At its last meeting of the semester, the Student Government Assembly passed a letter of support against policies at NYU they claim are ageist. The letter calls on the university administration to review these policies, provide housing and childcare for older students and allocate funding to research how to best serve the older population on an urban campus.
The letter was read by Senator at-Large and Silver graduate student Amber Eden who represents older students. She originally presented the letter to the Senators Student Council two months ago, but could not pass it since the meeting did not have a quorum.
The letter stated that ageism, which is the stereotyping or discrimination against individuals or groups on the basis of their age, is manifested in certain university policies and classroom attitudes.
“While NYU is usually thought of as a traditional undergraduate university, the facts are that older students, both within the undergraduate and graduate population, constitute a significant portion of the student body and provide a significant portion of revenue for the school,” Eden said.
The letter detailed the realities that older students often have to handle mortgage payments, caretaker obligations and careers that can impact school performance. It also stated that there are few scholarships available to older students.
Eden spoke to several older students and included their classroom experiences in the letter.
One mother of three was in her third trimester of pregnancy with her fourth child when she signed up for a required online course, only to find out she had to attend an in-person session one hour each week. Three days before her final exam, she delivered her child.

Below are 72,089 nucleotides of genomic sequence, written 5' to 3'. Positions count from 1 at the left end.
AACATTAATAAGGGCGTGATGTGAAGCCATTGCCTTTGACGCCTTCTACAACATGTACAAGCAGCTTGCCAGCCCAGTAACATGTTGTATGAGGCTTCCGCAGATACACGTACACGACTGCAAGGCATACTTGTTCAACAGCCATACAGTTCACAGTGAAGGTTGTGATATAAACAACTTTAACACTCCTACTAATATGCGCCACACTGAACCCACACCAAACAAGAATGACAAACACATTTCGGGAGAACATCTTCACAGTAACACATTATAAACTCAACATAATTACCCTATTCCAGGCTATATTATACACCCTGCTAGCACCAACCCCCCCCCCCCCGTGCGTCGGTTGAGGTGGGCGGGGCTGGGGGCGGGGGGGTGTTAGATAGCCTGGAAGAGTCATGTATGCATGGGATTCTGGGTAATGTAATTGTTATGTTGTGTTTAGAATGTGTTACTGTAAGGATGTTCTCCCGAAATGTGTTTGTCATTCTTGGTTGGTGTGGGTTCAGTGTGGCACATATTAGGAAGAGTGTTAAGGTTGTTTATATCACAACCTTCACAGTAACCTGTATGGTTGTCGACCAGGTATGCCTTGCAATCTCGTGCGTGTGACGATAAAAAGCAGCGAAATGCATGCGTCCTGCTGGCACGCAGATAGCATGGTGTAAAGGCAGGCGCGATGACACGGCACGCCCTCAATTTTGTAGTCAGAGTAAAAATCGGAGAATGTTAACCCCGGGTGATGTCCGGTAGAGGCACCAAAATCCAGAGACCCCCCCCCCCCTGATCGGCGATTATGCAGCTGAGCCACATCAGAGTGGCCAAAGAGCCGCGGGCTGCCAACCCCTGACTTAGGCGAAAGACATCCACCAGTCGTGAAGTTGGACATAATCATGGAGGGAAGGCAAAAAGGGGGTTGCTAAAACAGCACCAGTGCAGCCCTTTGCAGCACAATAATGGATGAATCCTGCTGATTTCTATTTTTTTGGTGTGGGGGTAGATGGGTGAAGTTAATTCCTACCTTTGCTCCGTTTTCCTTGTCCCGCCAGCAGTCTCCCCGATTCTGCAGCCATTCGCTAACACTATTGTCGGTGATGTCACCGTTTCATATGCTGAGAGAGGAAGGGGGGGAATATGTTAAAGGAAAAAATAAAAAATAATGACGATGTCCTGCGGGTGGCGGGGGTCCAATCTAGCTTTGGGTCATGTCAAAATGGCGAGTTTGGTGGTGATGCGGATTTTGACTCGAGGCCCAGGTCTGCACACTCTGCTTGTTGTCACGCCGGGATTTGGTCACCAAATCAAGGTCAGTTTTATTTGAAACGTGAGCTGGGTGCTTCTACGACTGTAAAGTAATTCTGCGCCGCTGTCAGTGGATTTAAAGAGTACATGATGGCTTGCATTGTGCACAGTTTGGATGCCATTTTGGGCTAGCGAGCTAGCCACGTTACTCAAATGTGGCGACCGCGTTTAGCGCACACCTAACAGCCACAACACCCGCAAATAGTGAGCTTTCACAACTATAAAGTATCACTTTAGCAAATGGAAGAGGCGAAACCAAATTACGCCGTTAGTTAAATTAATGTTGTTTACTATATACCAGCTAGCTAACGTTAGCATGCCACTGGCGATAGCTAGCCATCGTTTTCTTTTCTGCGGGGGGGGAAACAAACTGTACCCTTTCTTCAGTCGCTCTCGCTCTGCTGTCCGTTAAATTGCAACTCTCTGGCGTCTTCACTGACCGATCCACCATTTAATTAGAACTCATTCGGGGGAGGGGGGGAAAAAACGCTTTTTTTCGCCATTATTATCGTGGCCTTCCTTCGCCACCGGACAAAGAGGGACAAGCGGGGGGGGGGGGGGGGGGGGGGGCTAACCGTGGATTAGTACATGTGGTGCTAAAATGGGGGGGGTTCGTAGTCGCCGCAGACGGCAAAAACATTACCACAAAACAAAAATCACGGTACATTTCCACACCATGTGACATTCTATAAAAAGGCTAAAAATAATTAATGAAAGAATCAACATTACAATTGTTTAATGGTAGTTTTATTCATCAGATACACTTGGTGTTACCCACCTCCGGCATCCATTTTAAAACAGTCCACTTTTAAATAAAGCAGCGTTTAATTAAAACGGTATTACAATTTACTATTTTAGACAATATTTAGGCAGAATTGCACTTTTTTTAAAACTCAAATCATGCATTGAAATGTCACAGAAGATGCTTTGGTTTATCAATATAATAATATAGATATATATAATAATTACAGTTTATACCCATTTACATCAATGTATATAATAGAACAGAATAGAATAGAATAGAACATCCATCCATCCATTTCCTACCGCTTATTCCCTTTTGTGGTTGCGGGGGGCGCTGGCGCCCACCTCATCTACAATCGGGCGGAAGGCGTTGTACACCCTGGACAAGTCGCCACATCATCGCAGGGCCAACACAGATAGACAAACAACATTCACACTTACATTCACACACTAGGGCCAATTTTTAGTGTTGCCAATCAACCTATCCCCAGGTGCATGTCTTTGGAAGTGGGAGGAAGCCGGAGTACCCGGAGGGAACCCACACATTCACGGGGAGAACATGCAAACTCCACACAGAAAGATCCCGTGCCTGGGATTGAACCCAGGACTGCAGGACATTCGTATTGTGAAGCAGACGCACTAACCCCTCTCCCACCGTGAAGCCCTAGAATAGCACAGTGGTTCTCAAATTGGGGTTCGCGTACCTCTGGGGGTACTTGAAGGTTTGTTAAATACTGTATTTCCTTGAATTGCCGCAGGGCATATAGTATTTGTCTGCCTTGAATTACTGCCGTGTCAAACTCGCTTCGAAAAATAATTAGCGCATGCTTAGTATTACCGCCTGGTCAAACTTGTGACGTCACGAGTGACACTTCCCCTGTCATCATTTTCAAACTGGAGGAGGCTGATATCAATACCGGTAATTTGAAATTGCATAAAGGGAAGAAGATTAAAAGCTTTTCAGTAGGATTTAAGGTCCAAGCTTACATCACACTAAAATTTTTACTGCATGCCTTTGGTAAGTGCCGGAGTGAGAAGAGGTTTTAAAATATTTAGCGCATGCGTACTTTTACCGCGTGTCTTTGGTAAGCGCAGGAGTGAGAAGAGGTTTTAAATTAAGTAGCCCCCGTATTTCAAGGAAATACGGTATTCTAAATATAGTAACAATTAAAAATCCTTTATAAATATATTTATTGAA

Students also experience ageism in the classroom in less extreme ways.
“One student who left a digital website management career to return to school was admonished on the first day of class by a professor to get with the 21st century learn how to use a computer and discard pen and paper,” Eden said.
Other older students have experienced younger students deriding them in class and professors who did not reprimand them.
“It should be noted that ageist attitudes are often shared by the professors themselves,” Eden said.
Outside of class, older students feel university services are more catered to undergraduate lifestyles. The letter states that campus health services, particularly mental health services, don’t have appointment hours in the evening., making them less accessible for working students.
SPS first-year Kody Christiansen, the newly elected undergraduate president of the School of Professional Studies, expressed his personal connection and support for the letter.
“As an older student who’s going to be on this council next semester, I just want to say thank you,” Christenson said. “I didn’t even know this was going on, and we are underrepresented as older students.”
Eden told WSN she was thrilled to see the letter pass as it was a project she has been working on throughout the year and a topic she feels strongly about.
“I personally experienced ageism when I came to NYU, and I was really surprised to find that to be the case,” Eden said. “But in the end, it was a blessing because it prompted me to join student government and become a Senator at-Large for older students to represent them.”
Other than the letter of support, Senator at-Large and CAS junior Quentin Turner mentioned that the Undergraduate Academic Affairs Committee plans to change the academic probation policy. The UAAC is officially recommending that the registrar separate external and internal transcripts.
Essentially, the change would make it so that a student’s academic probation status would only be visible on internal transcripts.
“If you’re on academic probation and you solve it — so you fix those academic grades — it will no longer be on an external transcript,” Turner said. “No one outside NYU will ever see it.”
Email Bethany Allard at [email protected]